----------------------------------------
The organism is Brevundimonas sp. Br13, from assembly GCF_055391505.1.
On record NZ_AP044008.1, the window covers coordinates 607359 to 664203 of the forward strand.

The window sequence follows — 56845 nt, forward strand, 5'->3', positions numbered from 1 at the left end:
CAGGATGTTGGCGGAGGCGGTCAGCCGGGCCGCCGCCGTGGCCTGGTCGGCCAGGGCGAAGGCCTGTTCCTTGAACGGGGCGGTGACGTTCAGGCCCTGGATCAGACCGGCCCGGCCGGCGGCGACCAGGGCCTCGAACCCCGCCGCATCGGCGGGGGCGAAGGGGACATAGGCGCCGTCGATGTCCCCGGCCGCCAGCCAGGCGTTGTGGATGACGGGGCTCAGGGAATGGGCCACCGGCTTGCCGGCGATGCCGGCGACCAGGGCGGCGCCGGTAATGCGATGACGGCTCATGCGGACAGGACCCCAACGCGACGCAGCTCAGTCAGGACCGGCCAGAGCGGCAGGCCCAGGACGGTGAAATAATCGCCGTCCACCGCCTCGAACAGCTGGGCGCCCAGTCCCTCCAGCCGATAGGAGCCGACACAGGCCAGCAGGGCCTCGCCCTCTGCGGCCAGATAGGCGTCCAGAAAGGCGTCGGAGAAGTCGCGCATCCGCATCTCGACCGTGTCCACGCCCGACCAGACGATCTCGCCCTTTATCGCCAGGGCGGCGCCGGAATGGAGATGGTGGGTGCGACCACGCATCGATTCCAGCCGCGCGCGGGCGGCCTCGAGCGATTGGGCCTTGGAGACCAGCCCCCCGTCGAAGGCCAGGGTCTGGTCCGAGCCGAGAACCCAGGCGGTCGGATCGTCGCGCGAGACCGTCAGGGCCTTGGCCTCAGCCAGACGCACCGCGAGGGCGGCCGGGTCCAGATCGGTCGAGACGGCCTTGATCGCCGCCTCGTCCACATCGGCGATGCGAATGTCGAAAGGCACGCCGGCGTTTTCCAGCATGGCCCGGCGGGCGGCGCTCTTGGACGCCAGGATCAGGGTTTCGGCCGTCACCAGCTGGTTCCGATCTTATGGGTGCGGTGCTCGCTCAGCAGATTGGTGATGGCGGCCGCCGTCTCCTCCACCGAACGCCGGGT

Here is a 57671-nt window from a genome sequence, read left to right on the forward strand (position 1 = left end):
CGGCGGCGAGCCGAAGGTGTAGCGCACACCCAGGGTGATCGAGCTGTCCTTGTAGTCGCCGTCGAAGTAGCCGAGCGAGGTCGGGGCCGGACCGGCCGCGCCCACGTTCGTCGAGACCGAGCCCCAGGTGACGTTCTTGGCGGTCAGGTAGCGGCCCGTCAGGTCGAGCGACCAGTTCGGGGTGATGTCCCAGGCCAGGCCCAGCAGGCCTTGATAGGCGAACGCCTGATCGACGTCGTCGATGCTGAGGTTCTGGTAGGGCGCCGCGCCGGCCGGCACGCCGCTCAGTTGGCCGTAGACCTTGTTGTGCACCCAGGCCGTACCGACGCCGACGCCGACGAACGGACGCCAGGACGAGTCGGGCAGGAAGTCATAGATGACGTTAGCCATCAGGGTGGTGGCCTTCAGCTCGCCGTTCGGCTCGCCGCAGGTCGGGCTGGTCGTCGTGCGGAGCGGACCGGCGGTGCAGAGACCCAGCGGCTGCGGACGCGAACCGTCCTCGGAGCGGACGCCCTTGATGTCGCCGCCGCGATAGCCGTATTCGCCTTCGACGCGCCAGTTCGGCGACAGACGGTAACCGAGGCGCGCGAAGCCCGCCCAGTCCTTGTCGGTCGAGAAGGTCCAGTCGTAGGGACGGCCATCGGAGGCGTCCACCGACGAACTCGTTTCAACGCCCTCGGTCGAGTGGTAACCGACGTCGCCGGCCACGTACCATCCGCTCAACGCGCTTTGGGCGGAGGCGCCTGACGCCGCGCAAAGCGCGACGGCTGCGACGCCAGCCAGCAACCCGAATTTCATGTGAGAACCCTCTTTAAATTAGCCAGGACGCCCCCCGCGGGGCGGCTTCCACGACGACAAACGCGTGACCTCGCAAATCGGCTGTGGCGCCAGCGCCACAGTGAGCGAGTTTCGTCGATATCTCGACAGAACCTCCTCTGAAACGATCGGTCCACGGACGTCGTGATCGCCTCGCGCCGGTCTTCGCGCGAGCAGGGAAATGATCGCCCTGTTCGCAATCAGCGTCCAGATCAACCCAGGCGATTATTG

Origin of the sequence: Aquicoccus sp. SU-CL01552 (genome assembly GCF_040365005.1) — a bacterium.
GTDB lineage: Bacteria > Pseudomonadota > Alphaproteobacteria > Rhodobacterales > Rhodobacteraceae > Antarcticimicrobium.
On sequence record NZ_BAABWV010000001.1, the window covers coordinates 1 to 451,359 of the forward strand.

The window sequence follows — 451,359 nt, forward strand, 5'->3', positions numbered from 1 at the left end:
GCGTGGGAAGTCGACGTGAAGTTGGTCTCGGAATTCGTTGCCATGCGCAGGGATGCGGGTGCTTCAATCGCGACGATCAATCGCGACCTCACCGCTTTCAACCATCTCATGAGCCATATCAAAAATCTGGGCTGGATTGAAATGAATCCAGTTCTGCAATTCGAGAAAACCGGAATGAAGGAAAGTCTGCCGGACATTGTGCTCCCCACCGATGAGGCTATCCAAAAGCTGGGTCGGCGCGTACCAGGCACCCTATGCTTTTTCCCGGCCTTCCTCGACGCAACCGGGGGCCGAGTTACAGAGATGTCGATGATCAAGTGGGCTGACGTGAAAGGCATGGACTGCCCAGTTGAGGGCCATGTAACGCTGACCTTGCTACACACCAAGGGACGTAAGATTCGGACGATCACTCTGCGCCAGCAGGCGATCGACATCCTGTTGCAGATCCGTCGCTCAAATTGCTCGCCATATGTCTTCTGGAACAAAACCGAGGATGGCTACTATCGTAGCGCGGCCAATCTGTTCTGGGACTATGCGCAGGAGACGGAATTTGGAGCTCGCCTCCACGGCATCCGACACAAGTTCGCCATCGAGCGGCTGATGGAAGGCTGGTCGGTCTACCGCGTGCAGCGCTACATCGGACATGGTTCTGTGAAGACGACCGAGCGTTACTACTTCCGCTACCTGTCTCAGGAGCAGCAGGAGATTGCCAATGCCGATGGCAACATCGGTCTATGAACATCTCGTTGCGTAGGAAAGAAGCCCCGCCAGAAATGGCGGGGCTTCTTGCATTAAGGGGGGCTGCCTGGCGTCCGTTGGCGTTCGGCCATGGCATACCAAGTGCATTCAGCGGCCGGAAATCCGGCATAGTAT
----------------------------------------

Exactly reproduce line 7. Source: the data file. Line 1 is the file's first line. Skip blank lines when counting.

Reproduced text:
Origin of the sequence: Aquicoccus sp. SU-CL01552 (genome assembly GCF_040365005.1) — a bacterium.